The experts charged with providing the Prime Minister with advice on technology have been examining artificial intelligence and a potential government response for the last month, with findings expected “shortly” to inform new national policies.
Australia’s National Science and Technology Council was last month directed by Industry and Science minister Ed Husic to investigate the increasingly popular technology that experts say is laden with risk.
It comes as federal government AI initiatives have slowed over the last two years, a time in which AI — particularly generative AI — has risen to prominence.
Mr Husic revealed his direction on Wednesday at the National Press Club, where he also advocated for a proactive approach to the technology to avoid misuse.
“I quietly, about a month ago, asked the National Science and Technology Council to consider this to consider the pathways that got us to this point, how the technology will evolve the sort of generative AI some of which has been captured around GPT,” he said.
“And to think through what the implications are and how government should respond. That work is being done.”
The National Science and Technology Council is the preeminent group for providing scientific and technological advice to the Australian government. It formed in 2019 and meets around three or four times a year.
The Council is chaired by the Prime Minister Anthony Albanese, with the Science minister Ed Husic as deputy chair. Australia’s chief scientist Dr Cathy Foley is its executive officer, and CSIRO boss Dr Larry Marshall serves as an ex officio member.
Its expert members are:
- Professor Genevieve Bell, AO,
- Professor Debra Henly,
- Professor Brian Schmidt, AC,
- Professor Fiona Wood, AM,
- Emeritus Professor Cheryl Praeger AC,
- Associate Professor Jeremy Brownlie
Professor Bell, a former Intel board member and director of the ANU School of Cybernetics, is heading the work on AI, which Mr Husic said will be peer reviewed. Professor Bell has previously represented Australia in a global AI partnership promoting responsible and human-centred use.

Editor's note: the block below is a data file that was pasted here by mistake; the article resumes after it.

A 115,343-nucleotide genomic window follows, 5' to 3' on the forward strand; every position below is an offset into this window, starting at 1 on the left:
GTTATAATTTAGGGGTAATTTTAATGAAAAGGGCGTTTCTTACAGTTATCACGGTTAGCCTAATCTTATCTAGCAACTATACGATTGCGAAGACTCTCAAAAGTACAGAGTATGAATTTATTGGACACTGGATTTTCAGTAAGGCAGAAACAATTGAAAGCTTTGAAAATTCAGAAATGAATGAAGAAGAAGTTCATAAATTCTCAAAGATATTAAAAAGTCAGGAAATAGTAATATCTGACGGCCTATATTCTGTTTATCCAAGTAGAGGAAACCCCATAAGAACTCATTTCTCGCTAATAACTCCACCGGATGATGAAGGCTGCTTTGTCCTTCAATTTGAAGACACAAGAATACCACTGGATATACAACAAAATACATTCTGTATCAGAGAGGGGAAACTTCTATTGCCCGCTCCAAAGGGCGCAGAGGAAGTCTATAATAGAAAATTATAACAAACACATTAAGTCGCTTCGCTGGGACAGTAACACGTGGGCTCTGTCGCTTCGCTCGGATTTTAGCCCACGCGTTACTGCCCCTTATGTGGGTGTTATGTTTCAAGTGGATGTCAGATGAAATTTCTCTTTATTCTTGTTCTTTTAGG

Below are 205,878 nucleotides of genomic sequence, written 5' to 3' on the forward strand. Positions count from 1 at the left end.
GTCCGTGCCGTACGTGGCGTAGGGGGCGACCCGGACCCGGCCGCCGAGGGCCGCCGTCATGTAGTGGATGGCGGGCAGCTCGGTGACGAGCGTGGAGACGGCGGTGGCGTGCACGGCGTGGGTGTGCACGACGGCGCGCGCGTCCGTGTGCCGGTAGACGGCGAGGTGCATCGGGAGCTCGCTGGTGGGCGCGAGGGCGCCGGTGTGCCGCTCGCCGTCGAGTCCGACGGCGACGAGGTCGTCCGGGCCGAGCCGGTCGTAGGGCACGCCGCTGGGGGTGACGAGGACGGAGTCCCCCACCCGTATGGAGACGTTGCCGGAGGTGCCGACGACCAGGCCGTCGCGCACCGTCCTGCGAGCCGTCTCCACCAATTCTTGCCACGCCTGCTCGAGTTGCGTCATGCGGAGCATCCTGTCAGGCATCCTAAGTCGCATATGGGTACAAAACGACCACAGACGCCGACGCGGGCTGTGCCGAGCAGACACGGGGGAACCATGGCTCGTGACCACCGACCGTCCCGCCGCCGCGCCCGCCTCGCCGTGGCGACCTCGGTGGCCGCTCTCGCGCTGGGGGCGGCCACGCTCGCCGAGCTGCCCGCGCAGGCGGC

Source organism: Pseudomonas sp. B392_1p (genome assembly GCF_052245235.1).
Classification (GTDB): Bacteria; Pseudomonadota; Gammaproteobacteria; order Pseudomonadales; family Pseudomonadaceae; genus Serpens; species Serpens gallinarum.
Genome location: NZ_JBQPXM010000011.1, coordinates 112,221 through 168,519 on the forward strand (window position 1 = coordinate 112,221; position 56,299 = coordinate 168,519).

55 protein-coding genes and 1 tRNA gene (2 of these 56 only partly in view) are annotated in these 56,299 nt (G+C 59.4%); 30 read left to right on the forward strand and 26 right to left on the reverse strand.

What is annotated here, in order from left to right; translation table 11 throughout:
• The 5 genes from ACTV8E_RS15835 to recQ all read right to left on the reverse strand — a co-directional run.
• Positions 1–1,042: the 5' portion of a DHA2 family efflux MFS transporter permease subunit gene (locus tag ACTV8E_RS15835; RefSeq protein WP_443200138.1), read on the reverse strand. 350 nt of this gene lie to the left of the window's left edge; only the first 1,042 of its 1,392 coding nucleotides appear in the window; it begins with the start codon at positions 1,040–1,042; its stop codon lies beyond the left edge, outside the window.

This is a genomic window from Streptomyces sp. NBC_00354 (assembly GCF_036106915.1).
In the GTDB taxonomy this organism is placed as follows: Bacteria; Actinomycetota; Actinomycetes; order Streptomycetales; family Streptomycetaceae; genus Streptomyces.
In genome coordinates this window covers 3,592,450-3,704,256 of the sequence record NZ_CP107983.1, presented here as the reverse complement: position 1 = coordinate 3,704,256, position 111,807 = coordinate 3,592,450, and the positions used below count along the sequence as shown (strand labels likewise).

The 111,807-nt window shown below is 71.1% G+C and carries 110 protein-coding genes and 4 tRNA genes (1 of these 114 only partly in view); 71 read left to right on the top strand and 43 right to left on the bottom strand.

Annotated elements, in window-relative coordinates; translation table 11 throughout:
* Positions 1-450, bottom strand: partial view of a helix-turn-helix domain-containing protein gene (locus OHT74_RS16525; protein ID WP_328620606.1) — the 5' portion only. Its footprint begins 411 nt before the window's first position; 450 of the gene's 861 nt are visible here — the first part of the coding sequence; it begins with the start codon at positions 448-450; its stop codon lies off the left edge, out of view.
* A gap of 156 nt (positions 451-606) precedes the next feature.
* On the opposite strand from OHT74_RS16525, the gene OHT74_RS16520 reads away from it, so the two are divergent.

“We’re expecting that that report shortly to help inform policy work and to do that,” Mr Husic said.
Mr Husic, who last week launched Australia’s Responsible AI Network, advocated for a more proactive approach to the safe use of emerging technologies, including by government.
“There may be in time an expectation, when the quality and the confidence around the use of technology occurs, that we’ll expect AI and automated decision making to grow at scale.
“Governments will potentially — there’s a scenario — be questioned about why they didn’t use AI to do that.”
Mr Husic said Australian businesses and government need to have a proactive approach because regulations of the technology are almost inevitable.
“It will trigger calls for regulation and necessity for protection. And if we don’t get it right, you’ll see the type of response that’s come out of for instance, what you’ve seen with Optus and Medibank.
“If businesses don’t get their frameworks, right, the community expectation – absolutely understandably — is the government will step in. And then there’s a whole debate about are you being too tough or too soft? [It is] better to think ahead, get it right that way.”
The Australian Information Industry Association’s quickly welcomed the movement on an AI framework on Wednesday. The Industry group is developing its own guidance on AI, which will be put to government next week.
“AI is not merely the stuff of science-fiction; it is already playing a role across the economy,” AIIA chief executive Simon Bush said.
“Now is the time to embrace these technologies and implement practical guardrails around its ongoing use.”
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